Waiting at the penultimate stop, a small town with wide streets and no taxis, we were informed that the bus we had been waiting for was not going to be running tonight. No reason was given. I guess the driver had better things to do than drive a couple of strangers up a winding mountain road. He (or she) was probably watching one of China’s many TV talent shows, preferably the one with small children screeching Peking Opera classics.

As we stood around pondering about our fate for the night, Wong (my fiancee) suddenly accosted a passer by with a pro wrestling power slap. A “huh?” was immediately followed by big bouts of laughter and warm hugs.
They bubbled together in the local Hakka dialect, which consists of one part Mandarin to nine parts mystery. I had no idea what they were saying. I guessed that they were talking about the good old days or catching up on news about so-and-so. The conversation inevitably moved onto the subject of how we were going to get to Wong’s home and the tone changed to something more serious as his friend ushered the tête-à-tête to the side of the road. After a quick um-dee um-dee, Wong waved me over to where they were standing.

“Ok?” He quizzed as he pointed to an old motorcycle parked next to a shiny red Nissan.

“Ok.” I responded. Night was upon us and we had no other option. Heck, I’ve seen entire families packed onto the back of flimsy electric bikes, I think the three of us should be “ok” on this bad boy. Sandwiched on two wheels between a complete stranger and my fiancee, we set out for Wong’s home. I was immensely tense as we started the journey because this was my first encounter with a motorcycle in China. Every time we went uphill the engine would splutter and threaten to cut out, while every time we went downhill I would see my life flash before me. Despite fearing for my life, I kept finding the words “there were three in the bed and the little one said…” rolling over in my head. I had to stop myself from laughing at the situation: we were supposed to get our marriage certificate in Guangzhou ten hours ago and tonight was supposed to a romantic affair.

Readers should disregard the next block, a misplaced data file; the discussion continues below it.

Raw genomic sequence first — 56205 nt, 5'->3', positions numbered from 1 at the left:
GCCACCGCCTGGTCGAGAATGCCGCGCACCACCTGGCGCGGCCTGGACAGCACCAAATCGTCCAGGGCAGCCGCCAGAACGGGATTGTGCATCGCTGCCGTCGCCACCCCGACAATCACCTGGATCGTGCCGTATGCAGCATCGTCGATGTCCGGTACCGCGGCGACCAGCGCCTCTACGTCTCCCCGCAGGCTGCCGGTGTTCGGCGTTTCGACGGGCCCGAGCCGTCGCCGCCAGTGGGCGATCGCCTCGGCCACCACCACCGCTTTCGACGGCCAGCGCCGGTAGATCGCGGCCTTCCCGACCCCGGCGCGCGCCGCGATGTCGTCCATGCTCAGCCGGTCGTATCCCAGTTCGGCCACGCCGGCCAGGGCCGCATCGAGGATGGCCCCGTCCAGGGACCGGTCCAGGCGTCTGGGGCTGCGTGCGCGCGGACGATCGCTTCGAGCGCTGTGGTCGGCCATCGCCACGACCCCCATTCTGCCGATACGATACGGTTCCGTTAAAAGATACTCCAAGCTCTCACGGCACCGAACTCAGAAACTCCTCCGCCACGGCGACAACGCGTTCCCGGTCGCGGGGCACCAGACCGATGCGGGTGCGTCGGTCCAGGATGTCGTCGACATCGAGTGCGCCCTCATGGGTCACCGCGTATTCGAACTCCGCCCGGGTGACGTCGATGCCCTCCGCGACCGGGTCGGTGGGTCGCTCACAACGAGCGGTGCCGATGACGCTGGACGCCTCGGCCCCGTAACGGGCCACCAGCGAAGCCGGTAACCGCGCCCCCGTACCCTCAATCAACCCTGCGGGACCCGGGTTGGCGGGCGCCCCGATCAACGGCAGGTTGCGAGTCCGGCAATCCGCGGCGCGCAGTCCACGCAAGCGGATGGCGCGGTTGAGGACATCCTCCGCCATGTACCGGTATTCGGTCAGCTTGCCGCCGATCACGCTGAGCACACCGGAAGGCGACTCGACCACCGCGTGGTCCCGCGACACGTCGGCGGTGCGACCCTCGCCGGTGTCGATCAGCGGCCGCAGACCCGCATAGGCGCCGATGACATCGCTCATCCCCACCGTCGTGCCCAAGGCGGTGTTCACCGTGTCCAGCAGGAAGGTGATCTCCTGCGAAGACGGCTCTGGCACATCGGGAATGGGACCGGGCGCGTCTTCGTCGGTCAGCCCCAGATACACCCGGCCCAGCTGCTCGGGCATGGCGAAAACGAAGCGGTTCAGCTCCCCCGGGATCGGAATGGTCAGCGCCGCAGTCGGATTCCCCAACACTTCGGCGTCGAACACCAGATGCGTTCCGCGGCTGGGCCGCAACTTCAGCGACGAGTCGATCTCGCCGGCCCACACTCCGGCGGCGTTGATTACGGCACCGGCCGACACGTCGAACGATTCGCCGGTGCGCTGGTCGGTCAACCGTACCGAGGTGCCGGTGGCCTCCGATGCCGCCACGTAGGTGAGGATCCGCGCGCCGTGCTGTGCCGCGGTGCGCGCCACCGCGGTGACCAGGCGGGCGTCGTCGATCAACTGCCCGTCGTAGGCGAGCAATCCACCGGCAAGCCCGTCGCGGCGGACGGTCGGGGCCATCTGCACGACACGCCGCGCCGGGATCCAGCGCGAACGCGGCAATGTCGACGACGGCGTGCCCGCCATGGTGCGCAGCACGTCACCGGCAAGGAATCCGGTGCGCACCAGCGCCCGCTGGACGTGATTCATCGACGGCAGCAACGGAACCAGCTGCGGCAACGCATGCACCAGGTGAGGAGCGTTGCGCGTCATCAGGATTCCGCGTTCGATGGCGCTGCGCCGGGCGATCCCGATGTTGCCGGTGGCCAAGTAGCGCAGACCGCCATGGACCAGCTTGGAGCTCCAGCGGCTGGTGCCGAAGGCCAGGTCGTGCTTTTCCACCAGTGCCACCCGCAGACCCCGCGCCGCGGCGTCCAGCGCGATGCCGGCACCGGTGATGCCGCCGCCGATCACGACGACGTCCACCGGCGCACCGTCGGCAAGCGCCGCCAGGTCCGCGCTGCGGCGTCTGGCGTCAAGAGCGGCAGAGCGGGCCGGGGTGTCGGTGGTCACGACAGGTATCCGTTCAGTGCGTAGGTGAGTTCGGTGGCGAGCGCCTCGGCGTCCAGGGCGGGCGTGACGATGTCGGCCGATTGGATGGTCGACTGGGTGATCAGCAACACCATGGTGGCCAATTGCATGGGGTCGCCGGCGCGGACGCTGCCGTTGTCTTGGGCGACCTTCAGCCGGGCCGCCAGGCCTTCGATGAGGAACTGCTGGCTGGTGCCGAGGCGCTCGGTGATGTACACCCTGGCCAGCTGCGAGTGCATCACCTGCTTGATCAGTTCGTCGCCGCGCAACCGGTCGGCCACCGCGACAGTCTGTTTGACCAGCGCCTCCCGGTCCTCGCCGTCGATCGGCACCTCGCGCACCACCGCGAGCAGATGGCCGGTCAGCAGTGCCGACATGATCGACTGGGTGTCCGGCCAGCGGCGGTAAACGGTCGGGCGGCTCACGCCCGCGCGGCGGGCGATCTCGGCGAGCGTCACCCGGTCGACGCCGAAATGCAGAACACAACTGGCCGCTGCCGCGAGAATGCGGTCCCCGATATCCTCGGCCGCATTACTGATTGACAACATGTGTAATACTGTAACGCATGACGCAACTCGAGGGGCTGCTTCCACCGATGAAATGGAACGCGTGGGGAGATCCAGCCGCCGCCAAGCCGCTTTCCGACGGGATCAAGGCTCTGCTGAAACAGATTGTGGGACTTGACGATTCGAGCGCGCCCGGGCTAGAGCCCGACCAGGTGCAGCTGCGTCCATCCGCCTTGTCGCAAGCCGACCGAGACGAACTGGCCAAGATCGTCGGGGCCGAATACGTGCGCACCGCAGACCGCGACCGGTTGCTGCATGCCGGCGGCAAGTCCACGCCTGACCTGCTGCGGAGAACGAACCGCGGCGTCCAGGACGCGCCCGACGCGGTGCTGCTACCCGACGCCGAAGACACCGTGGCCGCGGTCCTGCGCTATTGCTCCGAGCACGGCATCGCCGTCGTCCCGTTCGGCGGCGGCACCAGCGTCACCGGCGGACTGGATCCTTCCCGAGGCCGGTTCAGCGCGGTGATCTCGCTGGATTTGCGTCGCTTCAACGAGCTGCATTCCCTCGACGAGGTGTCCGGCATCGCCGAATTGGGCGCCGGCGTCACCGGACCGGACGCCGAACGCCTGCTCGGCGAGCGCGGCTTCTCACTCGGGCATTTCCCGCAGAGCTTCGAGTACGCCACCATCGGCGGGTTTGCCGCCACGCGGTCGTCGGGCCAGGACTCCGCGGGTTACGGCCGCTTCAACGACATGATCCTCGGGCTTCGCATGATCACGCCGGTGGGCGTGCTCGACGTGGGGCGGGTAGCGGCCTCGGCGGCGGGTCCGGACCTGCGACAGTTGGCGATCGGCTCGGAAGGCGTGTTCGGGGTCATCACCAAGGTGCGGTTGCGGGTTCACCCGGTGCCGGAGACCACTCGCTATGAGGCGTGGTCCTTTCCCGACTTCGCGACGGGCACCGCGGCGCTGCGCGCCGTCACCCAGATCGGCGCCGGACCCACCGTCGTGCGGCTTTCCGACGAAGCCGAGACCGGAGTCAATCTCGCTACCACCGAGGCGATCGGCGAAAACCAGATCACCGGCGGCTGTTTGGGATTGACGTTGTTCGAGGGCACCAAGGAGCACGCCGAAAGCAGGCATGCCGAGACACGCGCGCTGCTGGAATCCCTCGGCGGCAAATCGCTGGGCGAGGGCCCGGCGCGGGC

The view from the back of the motorcycle was truly breathtaking. Waterlogged rice paddies shimmered in the moonlight while the bamboo covered mountainside undulated in the summer breeze. This was the China I wanted to see, not the KFCs or foreign style coffee houses – although I appreciated them in my moments of weakness. What I really wanted to experience was the China I dreamt of as a child growing up in working class London. Far from the blinding lights and pollution of the metropolis, we could observe the stars and inhale nature’s nocturnal perfume.

We gave the motorcycle a break at a small convenience store which sold pickled bamboo shoots in used cola bottles. The owners kindly let us rest our bones on their blue plastic stools. In front of us sat a pink bucket filled with water. I noticed something dark gray protruding from the water’s surface: a tail. There was a proper hunk of a fish squashed inside the bucket. It wasn’t moving, which was good news for the bucket.

As our escort finished his green tea, a man arrived wielding a meat cleaver. He scooped up the dead fish and plonked it by the hose at the roadside in front of our motorcycle. With cigarette gripped firmly in mouth, he proceeded to descale and gut the fish, using water from the hose to wash away any unwanted parts. He had ninja skills with the blade, not wasting time on unnecessary motions he moved swiftly and with purpose. We all watched him until it was time to get going.

We passed the man and his fish and continued with our journey. The moon was perfectly round and the sky was clear. Wong gently pressed his head against mine and at that moment the thought of a candlelight dinner seemed terribly contrived. Why would anyone want to be cooped up indoors on a night like this? Romantic dinner or otherwise.